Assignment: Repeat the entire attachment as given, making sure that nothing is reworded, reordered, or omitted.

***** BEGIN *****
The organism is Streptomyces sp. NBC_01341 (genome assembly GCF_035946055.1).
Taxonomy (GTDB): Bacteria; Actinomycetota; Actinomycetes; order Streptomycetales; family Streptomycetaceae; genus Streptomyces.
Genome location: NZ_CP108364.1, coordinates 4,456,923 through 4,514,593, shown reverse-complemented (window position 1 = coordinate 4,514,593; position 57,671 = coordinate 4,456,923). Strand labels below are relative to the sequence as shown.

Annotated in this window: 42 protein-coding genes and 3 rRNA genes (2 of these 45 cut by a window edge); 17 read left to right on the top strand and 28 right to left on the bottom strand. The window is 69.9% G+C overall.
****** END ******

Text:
The organism is Streptomyces sp. NBC_01341 (genome assembly GCF_035946055.1).
Taxonomy (GTDB): Bacteria; Actinomycetota; Actinomycetes; order Streptomycetales; family Streptomycetaceae; genus Streptomyces.
Genome location: NZ_CP108364.1, coordinates 4,456,923 through 4,514,593, shown reverse-complemented (window position 1 = coordinate 4,514,593; position 57,671 = coordinate 4,456,923). Strand labels below are relative to the sequence as shown.

Annotated in this window: 42 protein-coding genes and 3 rRNA genes (2 of these 45 cut by a window edge); 17 read left to right on the top strand and 28 right to left on the bottom strand. The window is 69.9% G+C overall.